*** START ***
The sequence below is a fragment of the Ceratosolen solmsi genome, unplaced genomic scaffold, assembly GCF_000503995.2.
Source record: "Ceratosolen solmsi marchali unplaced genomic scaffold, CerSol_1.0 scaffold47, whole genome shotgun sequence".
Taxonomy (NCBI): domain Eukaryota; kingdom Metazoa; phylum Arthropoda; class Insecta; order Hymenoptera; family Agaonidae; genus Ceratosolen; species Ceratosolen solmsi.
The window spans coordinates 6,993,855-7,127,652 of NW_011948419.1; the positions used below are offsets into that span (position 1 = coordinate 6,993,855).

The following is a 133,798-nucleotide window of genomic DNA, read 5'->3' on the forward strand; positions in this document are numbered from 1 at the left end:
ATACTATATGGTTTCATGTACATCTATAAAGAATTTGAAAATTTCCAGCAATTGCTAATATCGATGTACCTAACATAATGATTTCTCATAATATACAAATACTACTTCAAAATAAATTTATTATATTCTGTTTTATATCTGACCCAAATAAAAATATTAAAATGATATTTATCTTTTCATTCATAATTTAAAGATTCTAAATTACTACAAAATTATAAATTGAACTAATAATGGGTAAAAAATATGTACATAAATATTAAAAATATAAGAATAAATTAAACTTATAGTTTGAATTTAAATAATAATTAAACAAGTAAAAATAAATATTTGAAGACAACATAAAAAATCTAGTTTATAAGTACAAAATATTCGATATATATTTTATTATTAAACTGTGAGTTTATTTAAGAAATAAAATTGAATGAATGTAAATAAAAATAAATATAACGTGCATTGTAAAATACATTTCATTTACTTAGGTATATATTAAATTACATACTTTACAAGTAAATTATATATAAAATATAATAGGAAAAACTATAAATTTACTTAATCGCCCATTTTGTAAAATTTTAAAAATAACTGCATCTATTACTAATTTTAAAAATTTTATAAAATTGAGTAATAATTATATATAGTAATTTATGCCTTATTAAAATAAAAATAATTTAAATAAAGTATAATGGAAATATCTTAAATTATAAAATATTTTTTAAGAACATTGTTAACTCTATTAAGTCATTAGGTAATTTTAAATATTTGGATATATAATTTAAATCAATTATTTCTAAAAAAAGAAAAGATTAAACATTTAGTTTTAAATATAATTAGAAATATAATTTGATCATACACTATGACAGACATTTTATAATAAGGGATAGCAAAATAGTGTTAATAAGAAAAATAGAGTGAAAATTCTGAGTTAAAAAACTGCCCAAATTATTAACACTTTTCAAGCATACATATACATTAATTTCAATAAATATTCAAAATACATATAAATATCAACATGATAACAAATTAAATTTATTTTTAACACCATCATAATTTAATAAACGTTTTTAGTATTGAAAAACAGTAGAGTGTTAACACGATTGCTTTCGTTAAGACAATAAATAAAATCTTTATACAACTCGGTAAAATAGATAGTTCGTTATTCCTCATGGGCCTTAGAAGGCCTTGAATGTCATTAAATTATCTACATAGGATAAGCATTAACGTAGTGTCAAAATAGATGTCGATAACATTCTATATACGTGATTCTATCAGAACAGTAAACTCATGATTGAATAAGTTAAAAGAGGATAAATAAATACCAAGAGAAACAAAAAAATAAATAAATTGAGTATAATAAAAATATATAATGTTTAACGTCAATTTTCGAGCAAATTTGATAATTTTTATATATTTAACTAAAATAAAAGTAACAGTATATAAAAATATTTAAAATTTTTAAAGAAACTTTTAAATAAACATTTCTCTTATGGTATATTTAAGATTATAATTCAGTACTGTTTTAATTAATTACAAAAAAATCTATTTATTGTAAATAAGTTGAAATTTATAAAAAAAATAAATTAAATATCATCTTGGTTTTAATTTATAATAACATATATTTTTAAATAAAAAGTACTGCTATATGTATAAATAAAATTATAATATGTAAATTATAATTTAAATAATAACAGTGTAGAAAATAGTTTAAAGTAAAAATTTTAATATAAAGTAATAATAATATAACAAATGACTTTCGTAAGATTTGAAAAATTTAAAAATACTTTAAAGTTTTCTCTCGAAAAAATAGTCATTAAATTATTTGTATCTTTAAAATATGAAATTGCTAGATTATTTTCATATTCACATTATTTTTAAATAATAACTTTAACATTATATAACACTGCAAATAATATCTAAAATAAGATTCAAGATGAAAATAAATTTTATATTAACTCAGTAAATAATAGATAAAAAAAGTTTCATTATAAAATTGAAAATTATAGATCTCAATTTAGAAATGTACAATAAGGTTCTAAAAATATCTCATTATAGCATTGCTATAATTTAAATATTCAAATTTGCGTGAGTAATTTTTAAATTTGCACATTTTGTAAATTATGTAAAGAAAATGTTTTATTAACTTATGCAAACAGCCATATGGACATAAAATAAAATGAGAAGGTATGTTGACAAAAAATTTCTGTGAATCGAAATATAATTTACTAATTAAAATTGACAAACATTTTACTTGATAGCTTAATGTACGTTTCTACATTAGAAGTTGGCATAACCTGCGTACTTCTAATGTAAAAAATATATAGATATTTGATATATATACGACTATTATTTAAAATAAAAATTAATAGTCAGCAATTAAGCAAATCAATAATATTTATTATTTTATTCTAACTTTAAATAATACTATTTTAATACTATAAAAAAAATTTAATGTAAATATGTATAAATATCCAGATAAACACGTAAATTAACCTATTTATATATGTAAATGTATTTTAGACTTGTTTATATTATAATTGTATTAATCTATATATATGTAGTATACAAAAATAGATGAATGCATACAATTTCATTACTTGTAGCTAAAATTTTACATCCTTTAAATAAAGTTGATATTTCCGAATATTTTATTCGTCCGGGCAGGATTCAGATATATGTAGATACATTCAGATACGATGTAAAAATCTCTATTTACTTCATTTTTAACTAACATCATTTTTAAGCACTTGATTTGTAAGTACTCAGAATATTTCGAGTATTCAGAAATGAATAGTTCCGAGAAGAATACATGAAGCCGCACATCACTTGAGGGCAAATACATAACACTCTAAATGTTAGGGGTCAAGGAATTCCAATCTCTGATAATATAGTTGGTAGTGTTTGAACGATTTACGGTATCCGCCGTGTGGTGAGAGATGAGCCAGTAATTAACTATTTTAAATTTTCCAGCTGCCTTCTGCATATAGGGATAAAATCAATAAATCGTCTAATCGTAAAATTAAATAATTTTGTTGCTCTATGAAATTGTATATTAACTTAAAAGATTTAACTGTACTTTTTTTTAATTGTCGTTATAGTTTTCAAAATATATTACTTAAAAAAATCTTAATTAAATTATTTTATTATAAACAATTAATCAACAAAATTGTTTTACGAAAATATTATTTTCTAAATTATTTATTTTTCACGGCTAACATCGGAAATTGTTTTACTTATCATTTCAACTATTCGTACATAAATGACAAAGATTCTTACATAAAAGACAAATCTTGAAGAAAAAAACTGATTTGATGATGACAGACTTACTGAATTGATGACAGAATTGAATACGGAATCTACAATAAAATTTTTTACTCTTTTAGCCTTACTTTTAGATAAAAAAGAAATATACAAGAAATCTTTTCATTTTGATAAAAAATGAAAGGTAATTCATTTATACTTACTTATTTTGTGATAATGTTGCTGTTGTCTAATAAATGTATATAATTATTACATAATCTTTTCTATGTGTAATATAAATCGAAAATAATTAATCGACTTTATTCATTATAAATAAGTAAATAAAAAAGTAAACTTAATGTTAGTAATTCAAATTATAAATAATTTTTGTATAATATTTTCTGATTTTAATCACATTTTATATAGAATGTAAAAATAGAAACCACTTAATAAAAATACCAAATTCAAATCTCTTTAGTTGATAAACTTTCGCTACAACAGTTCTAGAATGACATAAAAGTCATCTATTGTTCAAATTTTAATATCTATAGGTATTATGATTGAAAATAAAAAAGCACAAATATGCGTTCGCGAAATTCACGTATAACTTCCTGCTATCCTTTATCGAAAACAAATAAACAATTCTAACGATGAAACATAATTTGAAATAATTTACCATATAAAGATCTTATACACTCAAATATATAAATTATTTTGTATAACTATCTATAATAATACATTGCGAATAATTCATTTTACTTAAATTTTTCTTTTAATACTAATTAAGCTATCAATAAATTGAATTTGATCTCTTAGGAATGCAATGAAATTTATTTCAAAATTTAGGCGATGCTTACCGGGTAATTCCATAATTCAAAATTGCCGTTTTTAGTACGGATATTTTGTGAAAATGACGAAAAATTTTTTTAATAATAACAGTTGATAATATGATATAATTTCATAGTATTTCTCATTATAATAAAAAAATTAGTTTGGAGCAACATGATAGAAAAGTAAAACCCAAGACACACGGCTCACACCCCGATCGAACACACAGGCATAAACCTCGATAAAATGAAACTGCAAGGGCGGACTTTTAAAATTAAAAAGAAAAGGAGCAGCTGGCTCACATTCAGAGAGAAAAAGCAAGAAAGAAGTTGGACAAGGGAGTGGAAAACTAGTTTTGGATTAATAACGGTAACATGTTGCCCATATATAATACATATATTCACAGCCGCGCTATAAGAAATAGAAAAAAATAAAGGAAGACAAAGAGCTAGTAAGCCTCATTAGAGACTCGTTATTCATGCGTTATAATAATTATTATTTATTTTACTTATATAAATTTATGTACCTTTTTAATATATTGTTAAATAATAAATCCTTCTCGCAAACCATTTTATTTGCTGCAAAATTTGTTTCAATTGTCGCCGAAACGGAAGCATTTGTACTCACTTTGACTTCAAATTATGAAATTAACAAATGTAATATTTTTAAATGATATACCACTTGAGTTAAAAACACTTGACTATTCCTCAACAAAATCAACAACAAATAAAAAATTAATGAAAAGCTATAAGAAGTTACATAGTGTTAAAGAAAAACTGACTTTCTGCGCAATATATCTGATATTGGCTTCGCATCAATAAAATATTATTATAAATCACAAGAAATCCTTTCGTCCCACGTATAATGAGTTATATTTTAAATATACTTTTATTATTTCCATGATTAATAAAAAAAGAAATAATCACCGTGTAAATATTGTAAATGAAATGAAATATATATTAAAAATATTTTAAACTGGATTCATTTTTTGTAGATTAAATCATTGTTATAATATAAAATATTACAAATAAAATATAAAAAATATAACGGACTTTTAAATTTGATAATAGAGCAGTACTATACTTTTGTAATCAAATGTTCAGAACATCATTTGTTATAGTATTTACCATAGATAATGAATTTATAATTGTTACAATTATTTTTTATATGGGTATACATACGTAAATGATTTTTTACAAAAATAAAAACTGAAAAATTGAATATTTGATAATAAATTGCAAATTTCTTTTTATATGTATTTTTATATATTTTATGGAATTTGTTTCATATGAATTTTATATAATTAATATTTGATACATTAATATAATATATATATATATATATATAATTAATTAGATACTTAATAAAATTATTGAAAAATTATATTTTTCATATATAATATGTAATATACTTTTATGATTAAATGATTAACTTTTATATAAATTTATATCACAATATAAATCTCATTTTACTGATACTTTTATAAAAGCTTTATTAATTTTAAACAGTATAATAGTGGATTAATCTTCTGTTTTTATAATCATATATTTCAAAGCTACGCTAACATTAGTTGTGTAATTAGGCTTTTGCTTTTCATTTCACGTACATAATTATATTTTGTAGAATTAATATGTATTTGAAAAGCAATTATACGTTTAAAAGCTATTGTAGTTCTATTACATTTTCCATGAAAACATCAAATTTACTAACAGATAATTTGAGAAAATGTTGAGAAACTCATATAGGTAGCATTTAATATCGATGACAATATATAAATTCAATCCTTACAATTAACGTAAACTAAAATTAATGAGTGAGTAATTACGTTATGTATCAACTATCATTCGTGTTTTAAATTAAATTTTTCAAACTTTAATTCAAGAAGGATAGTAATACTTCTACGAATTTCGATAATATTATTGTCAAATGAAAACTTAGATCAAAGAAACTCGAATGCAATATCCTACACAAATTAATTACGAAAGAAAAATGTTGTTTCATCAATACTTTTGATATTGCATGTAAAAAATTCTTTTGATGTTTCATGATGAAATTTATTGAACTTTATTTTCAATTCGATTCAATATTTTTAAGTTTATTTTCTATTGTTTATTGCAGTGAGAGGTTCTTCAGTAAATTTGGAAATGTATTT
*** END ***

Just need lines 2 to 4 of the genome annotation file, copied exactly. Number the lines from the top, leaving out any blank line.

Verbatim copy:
Source record: "Ceratosolen solmsi marchali unplaced genomic scaffold, CerSol_1.0 scaffold47, whole genome shotgun sequence".
Taxonomy (NCBI): domain Eukaryota; kingdom Metazoa; phylum Arthropoda; class Insecta; order Hymenoptera; family Agaonidae; genus Ceratosolen; species Ceratosolen solmsi.
The window spans coordinates 6,993,855-7,127,652 of NW_011948419.1; the positions used below are offsets into that span (position 1 = coordinate 6,993,855).